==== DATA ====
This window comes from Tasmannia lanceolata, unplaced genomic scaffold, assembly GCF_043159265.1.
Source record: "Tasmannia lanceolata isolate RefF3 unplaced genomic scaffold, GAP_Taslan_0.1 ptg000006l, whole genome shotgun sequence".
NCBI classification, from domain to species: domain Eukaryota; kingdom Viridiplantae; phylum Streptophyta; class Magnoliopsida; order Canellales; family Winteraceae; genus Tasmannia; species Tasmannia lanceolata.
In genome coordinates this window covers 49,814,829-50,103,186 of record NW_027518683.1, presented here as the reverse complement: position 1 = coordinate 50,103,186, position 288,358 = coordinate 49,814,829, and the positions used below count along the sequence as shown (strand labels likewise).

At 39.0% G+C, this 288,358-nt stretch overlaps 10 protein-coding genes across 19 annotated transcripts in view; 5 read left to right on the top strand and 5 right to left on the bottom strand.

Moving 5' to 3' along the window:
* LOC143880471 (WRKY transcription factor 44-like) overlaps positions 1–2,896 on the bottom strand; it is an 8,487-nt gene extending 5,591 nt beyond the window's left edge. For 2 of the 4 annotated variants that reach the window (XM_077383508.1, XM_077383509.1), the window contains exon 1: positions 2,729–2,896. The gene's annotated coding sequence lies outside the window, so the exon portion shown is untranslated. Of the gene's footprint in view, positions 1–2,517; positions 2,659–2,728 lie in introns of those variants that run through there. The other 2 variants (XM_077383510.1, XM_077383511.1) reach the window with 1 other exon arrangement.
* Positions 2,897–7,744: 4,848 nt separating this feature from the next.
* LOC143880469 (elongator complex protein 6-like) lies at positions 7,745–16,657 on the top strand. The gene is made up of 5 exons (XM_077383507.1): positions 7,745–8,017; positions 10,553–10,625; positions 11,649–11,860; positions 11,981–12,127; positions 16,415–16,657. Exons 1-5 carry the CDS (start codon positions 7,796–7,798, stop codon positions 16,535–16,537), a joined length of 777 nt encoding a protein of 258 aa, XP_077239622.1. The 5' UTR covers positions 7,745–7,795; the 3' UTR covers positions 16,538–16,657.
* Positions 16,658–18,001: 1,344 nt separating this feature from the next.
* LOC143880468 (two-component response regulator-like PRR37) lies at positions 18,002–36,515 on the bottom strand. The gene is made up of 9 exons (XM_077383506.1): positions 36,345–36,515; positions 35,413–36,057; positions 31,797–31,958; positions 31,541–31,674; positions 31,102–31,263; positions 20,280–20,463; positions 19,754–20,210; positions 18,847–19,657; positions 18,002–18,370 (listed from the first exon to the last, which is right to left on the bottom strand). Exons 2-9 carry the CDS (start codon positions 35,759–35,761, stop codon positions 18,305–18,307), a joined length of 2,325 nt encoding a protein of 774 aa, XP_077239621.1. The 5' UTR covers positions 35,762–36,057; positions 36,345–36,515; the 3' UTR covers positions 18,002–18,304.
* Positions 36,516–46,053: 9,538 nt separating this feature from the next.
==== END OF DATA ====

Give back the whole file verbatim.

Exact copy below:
This window comes from Tasmannia lanceolata, unplaced genomic scaffold, assembly GCF_043159265.1.
Source record: "Tasmannia lanceolata isolate RefF3 unplaced genomic scaffold, GAP_Taslan_0.1 ptg000006l, whole genome shotgun sequence".
NCBI classification, from domain to species: domain Eukaryota; kingdom Viridiplantae; phylum Streptophyta; class Magnoliopsida; order Canellales; family Winteraceae; genus Tasmannia; species Tasmannia lanceolata.
In genome coordinates this window covers 49,814,829-50,103,186 of record NW_027518683.1, presented here as the reverse complement: position 1 = coordinate 50,103,186, position 288,358 = coordinate 49,814,829, and the positions used below count along the sequence as shown (strand labels likewise).

At 39.0% G+C, this 288,358-nt stretch overlaps 10 protein-coding genes across 19 annotated transcripts in view; 5 read left to right on the top strand and 5 right to left on the bottom strand.

Moving 5' to 3' along the window:
* LOC143880471 (WRKY transcription factor 44-like) overlaps positions 1–2,896 on the bottom strand; it is an 8,487-nt gene extending 5,591 nt beyond the window's left edge. For 2 of the 4 annotated variants that reach the window (XM_077383508.1, XM_077383509.1), the window contains exon 1: positions 2,729–2,896. The gene's annotated coding sequence lies outside the window, so the exon portion shown is untranslated. Of the gene's footprint in view, positions 1–2,517; positions 2,659–2,728 lie in introns of those variants that run through there. The other 2 variants (XM_077383510.1, XM_077383511.1) reach the window with 1 other exon arrangement.
* Positions 2,897–7,744: 4,848 nt separating this feature from the next.
* LOC143880469 (elongator complex protein 6-like) lies at positions 7,745–16,657 on the top strand. The gene is made up of 5 exons (XM_077383507.1): positions 7,745–8,017; positions 10,553–10,625; positions 11,649–11,860; positions 11,981–12,127; positions 16,415–16,657. Exons 1-5 carry the CDS (start codon positions 7,796–7,798, stop codon positions 16,535–16,537), a joined length of 777 nt encoding a protein of 258 aa, XP_077239622.1. The 5' UTR covers positions 7,745–7,795; the 3' UTR covers positions 16,538–16,657.
* Positions 16,658–18,001: 1,344 nt separating this feature from the next.
* LOC143880468 (two-component response regulator-like PRR37) lies at positions 18,002–36,515 on the bottom strand. The gene is made up of 9 exons (XM_077383506.1): positions 36,345–36,515; positions 35,413–36,057; positions 31,797–31,958; positions 31,541–31,674; positions 31,102–31,263; positions 20,280–20,463; positions 19,754–20,210; positions 18,847–19,657; positions 18,002–18,370 (listed from the first exon to the last, which is right to left on the bottom strand). Exons 2-9 carry the CDS (start codon positions 35,759–35,761, stop codon positions 18,305–18,307), a joined length of 2,325 nt encoding a protein of 774 aa, XP_077239621.1. The 5' UTR covers positions 35,762–36,057; positions 36,345–36,515; the 3' UTR covers positions 18,002–18,304.
* Positions 36,516–46,053: 9,538 nt separating this feature from the next.